Energy markets are in a state of flux; oil and gas prices are unpredictable; onshore reserves are gradually shrinking; some forecast that by 2015 almost 40% of global oil and gas will be produced offshore. Moreover, most of the Arctic receding ice is taking place in Russia’s territorial waters. The legendary Northern Sea Route may be opened to commercial shipping in 2025-2030.
These data explain Russia’s interest in exploring the Arctic hydrocarbon wealth and the claim, reaffirmed during the August 2007 Polar expedition, to extend its sovereign rights beyond the 200 mile-rule regulating its exclusive economic zone.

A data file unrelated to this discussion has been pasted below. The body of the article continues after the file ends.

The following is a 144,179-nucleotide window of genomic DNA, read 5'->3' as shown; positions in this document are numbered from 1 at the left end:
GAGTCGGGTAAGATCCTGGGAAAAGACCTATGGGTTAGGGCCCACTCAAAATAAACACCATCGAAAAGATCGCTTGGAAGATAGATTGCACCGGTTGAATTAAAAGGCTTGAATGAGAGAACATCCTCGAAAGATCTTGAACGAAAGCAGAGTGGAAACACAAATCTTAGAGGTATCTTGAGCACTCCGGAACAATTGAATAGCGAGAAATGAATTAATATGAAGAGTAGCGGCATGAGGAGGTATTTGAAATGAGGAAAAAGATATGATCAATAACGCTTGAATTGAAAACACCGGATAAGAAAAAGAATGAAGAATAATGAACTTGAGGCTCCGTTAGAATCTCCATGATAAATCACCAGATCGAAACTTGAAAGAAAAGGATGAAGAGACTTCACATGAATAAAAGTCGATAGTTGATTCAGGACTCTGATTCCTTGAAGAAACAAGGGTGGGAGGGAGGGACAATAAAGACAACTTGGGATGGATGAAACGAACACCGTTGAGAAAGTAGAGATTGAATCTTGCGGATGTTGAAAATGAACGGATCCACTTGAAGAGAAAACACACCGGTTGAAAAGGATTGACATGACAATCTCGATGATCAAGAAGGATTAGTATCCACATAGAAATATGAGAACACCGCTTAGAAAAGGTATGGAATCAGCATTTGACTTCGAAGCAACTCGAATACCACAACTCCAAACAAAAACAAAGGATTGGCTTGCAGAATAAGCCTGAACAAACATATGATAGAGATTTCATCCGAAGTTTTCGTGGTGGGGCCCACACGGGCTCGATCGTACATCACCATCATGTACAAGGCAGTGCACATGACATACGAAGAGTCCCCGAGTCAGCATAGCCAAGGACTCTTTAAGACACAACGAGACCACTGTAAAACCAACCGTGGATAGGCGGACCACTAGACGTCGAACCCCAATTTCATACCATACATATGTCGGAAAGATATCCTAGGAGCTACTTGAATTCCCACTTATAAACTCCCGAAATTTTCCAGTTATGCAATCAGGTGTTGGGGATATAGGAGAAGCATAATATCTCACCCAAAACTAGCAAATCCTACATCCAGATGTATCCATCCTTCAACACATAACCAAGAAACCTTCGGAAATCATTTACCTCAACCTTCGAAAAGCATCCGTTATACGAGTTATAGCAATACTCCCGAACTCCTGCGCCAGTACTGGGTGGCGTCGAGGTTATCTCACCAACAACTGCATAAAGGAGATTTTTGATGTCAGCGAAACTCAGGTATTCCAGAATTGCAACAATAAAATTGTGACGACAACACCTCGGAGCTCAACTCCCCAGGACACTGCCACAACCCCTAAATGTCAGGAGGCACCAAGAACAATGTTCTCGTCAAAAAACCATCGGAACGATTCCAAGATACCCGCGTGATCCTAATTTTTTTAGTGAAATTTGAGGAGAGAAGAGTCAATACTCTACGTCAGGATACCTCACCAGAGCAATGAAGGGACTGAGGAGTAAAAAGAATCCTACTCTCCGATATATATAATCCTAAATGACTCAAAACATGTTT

Russia’s interests however are not only energy driven. They also entail a strategic and security dimension and have consequently provoked a profound revision of the other coastal states’ regional policies. NATO too has recently adopted a firm stance over the access and control of the concerned area calling for a larger military presence there.
Generally speaking, the West seems worried about Russia’s unilateral advancement in the Arctic but is that uneasiness justified or is it just another nuance of its resurgence as a great power?